Study unlocks basis of key immune protein's two-faced role

November 26, 2014

A Brigham and Women's Hospital-led team has identified a long sought-after partner for a key immune protein, called TIM-3, that helps explain its two-faced role in the immune system -- sometimes dampening it, other times stimulating it. This newly identified partner not only sheds light on the inner workings of the immune system in diseases such as HIV, autoimmunity, and cancer, but also provides a critical path toward the development of novel treatments that target TIM-3. The researcher's findings appeared last month in the journal Nature.

"There has been a lot of confusion around TIM-3 -- how does it both inhibit and activate the immune system," said Richard Blumberg, chief of the Division of Gastroenterology, Hepatology and Endoscopy at Brigham and Women's Hospital (BWH) and senior author of the paper. "This is a crucial question because TIM-3 has been recognized as an important drug target, but nobody really understands exactly how to approach it because of this Janus-like property."

The interest in TIM-3 as a drug target stems largely from its inhibitory role, particularly in cancer. When immune cells are stimulated over long periods of time, they switch on signals, such as TIM-3, that help them dial down their own activity. This chronically activated state, termed "exhaustion," is an immunological hallmark of chronic viral infections, such as HIV. It is also common in cancer. If there were a way to block TIM-3 pharmacologically, it could unleash the immune system, freeing it to attack tumors.

Despite this interest, the details of how TIM-3 works have been unclear -- until now. Blumberg, Vijay Kuchroo, PhD, director, Evergrande Center for Immunologic Diseases at Harvard Medical School and BWH, and colleagues, led by first author Yu-Hwa Huang, identified a critical TIM-3 partner, called CEACAM-1, whose presence determines how TIM-3 will behave. In CEACAM-1's presence, TIM-3 acts as an inhibitor. In its absence, TIM-3 takes on the properties of an activator.

These two molecules work together, forming a completely new structure that had never been appreciated before. In addition to their close partnership, they are highly similar to each other, on both structural and functional levels. In fact, it is these similarities that first led Huang to propose CEACAM-1 as TIM-3's long sought after partner.

Using a variety of approaches, Blumberg and his team were able to reveal the essence of CEACAM-1's role. Importantly, immune cells engineered to lack CEACAM-1 show increased inflammation. In mouse models of colorectal cancer, simultaneous blockade of both CEACAM-1 and TIM-3 led to enhanced anti-tumor responses.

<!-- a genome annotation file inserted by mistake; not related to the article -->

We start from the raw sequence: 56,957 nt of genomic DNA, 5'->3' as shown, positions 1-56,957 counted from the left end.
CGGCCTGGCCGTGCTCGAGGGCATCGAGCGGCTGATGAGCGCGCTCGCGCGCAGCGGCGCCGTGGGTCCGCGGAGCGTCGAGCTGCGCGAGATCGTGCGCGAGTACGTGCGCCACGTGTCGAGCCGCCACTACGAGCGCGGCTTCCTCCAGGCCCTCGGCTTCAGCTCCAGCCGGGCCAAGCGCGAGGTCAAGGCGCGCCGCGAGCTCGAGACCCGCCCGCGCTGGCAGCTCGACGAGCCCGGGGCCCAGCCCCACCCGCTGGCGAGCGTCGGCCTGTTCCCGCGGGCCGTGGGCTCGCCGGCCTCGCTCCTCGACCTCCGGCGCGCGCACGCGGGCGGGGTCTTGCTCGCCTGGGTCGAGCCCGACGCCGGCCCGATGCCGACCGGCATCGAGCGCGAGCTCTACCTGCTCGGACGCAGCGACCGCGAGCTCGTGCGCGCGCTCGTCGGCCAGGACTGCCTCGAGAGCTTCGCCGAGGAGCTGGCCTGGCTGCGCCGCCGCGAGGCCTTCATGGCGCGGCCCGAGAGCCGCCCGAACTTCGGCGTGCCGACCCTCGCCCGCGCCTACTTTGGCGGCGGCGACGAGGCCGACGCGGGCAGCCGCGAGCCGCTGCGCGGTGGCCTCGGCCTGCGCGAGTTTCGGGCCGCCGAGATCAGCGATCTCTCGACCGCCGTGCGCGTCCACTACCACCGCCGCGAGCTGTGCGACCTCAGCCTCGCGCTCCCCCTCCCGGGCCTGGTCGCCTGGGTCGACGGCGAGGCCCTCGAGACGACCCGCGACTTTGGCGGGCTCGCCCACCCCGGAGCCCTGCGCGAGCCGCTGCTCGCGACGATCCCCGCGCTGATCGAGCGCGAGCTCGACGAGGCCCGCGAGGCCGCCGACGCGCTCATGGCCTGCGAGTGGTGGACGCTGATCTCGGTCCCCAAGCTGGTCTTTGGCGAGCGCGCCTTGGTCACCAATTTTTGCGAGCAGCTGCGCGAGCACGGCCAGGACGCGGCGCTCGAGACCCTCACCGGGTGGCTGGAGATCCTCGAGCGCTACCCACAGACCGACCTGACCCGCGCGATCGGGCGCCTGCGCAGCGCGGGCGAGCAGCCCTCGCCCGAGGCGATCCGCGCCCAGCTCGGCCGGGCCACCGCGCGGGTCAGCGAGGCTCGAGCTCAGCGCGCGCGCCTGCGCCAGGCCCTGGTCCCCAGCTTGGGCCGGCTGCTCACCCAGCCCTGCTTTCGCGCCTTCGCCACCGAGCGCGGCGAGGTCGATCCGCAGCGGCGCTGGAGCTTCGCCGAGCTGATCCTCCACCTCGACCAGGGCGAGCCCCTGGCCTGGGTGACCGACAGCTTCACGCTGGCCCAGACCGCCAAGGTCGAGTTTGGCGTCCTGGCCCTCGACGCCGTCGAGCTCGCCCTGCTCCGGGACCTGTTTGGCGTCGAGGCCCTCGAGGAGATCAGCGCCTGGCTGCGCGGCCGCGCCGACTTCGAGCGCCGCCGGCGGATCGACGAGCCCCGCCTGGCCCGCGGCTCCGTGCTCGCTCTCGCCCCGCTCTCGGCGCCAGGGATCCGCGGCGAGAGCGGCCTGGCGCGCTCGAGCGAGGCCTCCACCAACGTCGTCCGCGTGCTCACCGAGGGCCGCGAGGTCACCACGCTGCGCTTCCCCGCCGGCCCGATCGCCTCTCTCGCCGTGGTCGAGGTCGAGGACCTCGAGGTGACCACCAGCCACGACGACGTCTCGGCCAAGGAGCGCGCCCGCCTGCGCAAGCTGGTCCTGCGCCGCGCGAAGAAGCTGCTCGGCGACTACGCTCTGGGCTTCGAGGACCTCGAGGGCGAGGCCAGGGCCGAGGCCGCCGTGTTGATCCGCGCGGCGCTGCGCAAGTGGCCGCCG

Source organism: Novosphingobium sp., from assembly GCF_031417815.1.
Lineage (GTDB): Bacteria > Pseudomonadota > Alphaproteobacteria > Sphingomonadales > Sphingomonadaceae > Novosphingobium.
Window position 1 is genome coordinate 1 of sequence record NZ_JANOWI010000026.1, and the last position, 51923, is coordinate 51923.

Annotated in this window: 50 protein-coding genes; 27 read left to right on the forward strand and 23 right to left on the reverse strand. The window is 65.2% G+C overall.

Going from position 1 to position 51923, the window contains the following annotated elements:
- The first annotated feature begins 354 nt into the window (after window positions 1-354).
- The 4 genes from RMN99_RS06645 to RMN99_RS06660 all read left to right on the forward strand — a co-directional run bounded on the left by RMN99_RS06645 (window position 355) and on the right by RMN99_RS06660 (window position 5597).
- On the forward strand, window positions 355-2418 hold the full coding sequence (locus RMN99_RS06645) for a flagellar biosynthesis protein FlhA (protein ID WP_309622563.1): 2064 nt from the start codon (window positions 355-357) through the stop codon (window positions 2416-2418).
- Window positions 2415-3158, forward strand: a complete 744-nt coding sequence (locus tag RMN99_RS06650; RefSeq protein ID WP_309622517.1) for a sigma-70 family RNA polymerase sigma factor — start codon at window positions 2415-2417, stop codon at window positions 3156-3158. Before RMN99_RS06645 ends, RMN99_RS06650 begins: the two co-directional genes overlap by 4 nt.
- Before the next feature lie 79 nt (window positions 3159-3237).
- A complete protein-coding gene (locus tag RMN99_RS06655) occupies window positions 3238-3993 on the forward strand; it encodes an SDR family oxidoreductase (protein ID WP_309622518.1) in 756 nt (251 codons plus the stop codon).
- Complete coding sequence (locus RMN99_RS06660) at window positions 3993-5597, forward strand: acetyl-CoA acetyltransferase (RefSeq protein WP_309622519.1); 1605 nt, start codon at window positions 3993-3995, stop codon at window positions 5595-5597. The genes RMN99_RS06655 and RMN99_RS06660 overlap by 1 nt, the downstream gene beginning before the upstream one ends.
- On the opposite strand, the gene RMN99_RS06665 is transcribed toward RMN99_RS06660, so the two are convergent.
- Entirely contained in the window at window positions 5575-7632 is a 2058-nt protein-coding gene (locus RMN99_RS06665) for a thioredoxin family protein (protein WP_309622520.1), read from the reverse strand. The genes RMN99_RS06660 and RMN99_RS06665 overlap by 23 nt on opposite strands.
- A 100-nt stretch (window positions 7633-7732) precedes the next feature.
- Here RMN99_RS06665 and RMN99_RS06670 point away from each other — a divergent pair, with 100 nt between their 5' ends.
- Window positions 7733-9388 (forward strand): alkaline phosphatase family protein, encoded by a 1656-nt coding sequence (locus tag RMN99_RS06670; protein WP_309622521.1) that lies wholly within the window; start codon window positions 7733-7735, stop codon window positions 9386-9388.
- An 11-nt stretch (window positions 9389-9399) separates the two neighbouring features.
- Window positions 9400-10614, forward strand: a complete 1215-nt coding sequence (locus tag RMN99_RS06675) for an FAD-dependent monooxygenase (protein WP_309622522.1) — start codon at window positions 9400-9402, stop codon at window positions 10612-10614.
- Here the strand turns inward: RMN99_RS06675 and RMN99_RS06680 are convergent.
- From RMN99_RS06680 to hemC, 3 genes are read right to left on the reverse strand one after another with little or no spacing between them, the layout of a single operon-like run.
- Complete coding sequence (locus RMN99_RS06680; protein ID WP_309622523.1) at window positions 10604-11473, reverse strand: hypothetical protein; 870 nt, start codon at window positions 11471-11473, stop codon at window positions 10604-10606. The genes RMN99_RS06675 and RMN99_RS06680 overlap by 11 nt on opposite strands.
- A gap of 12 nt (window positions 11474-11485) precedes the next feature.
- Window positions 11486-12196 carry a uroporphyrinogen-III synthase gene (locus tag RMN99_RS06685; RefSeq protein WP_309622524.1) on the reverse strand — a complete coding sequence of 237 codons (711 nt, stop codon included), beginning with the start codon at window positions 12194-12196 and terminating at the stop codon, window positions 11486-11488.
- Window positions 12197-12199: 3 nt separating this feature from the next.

"What's so exciting is that our data tell us how to target TIM-3," said Blumberg. "This really points us along a path to develop a completely new treatment paradigm for cancer as well as for other diseases, such as HIV."
-end-
This research was funded by the National Institutes of Health (NIH DK51362), the Harvard Digestive Diseases Center and by a Research Fellowship Award from the Crohn's and Colitis Foundation of America to Yu-Hwa Huang.

Brigham and Women's Hospital (BWH) is a 793-bed nonprofit teaching affiliate of Harvard Medical School and a founding member of Partners HealthCare. BWH has more than 3.5 million annual patient visits, is the largest birthing center in Massachusetts and employs nearly 15,000 people. The Brigham's medical preeminence dates back to 1832, and today that rich history in clinical care is coupled with its national leadership in patient care, quality improvement and patient safety initiatives, and its dedication to research, innovation, community engagement and educating and training the next generation of health care professionals. Through investigation and discovery conducted at its Brigham Research Institute (BRI), BWH is an international leader in basic, clinical and translational research on human diseases, more than 1,000 physician-investigators and renowned biomedical scientists and faculty supported by nearly $650 million in funding. For the last 25 years, BWH ranked second in research funding from the National Institutes of Health (NIH) among independent hospitals. BWH continually pushes the boundaries of medicine, including building on its legacy in transplantation by performing a partial face transplant in 2009 and the nation's first full face transplant in 2011. BWH is also home to major landmark epidemiologic population studies, including the Nurses' and Physicians' Health Studies and the Women's Health Initiative. For more information, resources and to follow us on social media, please visit BWH's online newsroom.

Brigham and Women's Hospital

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